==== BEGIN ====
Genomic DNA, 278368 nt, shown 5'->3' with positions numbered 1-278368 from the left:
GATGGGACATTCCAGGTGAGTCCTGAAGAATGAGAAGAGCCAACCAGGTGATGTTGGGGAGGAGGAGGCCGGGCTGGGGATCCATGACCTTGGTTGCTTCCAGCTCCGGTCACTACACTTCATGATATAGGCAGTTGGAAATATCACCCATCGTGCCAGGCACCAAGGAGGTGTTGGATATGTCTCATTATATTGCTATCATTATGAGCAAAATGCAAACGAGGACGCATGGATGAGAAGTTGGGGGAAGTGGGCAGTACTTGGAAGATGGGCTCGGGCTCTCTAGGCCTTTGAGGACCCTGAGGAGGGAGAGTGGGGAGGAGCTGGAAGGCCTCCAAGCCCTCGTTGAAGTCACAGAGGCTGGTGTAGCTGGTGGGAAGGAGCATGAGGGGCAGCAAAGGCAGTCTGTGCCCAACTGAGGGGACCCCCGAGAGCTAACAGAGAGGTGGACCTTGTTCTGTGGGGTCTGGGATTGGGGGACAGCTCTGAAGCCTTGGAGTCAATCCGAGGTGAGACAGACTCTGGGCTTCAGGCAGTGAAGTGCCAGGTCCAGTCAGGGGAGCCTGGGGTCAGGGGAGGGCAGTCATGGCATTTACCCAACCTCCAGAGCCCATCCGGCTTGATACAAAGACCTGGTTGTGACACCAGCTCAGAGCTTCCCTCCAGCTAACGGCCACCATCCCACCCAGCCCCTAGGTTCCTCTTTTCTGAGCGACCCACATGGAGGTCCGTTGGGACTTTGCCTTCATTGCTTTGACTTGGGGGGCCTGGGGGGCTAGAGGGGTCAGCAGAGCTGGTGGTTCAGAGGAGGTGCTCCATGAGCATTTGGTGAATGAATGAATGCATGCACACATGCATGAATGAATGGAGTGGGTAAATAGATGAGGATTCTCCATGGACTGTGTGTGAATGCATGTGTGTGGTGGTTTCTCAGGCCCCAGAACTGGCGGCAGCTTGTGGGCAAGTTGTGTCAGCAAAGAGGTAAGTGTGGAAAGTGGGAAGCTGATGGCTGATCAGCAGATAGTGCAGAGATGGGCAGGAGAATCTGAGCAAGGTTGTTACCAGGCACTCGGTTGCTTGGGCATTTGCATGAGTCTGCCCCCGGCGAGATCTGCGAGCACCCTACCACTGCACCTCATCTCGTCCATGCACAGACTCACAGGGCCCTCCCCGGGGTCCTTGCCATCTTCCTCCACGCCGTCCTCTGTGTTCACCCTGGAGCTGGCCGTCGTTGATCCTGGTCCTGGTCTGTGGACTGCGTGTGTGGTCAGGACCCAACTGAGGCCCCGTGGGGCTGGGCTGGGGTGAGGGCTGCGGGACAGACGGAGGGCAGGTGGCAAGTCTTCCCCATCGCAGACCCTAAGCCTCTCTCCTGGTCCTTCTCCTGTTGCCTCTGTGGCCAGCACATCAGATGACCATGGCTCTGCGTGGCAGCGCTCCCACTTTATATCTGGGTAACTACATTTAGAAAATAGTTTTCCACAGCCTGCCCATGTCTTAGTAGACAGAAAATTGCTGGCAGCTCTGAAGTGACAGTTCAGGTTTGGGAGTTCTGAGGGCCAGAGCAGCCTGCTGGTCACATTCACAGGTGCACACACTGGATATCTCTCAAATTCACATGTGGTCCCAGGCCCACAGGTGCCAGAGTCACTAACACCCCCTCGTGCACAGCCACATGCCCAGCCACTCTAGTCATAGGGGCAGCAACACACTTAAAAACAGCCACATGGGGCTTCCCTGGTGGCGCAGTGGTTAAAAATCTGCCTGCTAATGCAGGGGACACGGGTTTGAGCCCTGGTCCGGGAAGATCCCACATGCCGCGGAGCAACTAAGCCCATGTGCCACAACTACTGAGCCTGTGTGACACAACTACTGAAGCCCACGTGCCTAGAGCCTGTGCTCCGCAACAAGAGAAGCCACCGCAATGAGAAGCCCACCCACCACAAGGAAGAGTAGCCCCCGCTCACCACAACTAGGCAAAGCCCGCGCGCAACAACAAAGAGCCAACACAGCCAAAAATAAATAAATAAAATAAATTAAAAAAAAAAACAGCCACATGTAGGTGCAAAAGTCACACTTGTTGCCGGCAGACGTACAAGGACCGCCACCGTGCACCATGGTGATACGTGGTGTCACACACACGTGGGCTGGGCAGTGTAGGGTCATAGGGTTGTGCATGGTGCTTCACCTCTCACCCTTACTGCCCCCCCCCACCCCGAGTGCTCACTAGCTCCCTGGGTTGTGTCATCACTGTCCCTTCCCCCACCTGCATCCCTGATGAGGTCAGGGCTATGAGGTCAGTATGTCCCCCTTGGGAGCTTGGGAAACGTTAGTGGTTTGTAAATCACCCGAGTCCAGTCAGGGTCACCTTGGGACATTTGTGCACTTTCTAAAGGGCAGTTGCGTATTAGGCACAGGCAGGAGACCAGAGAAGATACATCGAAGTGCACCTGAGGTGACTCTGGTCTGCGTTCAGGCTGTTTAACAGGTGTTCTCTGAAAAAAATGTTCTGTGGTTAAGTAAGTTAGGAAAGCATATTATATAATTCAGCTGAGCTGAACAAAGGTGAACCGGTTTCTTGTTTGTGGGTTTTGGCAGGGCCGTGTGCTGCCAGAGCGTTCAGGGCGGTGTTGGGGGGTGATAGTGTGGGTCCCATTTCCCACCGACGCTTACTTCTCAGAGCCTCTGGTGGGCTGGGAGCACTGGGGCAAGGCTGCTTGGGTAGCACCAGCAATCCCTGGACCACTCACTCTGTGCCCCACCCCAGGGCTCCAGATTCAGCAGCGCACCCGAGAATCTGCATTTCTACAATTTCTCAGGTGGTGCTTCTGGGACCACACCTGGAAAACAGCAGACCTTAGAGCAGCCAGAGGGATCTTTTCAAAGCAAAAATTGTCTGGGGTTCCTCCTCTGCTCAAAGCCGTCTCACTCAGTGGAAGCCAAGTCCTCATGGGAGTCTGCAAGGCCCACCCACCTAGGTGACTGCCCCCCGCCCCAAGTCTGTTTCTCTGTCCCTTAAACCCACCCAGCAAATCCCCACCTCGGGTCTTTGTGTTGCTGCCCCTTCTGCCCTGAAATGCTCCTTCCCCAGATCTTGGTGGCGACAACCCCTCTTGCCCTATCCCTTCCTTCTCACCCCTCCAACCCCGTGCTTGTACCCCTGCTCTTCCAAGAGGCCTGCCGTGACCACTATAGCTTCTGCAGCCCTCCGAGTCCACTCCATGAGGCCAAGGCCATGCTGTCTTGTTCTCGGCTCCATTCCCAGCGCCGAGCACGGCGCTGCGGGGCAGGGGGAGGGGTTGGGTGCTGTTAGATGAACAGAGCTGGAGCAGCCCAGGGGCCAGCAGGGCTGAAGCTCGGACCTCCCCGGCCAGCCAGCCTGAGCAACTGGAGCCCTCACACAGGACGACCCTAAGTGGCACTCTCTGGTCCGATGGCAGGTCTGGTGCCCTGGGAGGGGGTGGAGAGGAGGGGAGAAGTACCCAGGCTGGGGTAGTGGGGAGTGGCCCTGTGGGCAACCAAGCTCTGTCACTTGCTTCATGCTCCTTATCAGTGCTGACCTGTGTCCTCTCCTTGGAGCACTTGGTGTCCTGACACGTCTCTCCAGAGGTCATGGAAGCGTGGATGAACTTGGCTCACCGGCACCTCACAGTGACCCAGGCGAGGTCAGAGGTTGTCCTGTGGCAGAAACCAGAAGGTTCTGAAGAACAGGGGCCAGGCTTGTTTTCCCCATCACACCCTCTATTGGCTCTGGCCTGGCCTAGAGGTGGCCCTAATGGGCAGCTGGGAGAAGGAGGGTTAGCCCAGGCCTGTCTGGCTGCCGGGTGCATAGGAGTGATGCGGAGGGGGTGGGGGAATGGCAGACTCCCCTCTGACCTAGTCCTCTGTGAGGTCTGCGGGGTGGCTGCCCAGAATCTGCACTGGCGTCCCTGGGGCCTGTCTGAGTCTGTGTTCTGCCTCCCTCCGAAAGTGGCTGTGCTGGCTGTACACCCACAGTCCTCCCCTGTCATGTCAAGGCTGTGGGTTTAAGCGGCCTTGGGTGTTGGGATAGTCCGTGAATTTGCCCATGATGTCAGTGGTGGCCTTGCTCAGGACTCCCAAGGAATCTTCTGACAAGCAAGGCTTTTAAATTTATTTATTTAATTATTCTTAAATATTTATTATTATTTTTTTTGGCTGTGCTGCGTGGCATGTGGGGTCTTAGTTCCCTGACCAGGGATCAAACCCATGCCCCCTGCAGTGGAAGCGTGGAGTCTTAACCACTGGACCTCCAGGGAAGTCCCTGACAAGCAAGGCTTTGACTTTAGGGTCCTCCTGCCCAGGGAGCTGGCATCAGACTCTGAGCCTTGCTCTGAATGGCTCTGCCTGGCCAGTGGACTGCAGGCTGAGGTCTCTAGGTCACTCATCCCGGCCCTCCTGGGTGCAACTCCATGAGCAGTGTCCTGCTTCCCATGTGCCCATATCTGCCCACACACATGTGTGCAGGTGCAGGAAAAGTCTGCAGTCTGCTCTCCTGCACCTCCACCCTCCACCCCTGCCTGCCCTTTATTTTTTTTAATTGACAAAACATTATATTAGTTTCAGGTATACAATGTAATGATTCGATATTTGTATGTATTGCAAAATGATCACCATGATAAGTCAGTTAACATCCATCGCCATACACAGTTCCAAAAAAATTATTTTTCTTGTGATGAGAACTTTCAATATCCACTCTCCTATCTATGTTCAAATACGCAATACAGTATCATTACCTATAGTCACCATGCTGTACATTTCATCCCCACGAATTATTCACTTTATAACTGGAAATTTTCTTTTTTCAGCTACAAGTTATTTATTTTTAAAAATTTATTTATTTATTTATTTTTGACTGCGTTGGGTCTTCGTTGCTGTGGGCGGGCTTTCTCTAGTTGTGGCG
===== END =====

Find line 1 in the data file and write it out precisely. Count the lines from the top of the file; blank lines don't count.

Genomic DNA, 278368 nt, shown 5'->3' with positions numbered 1-278368 from the left: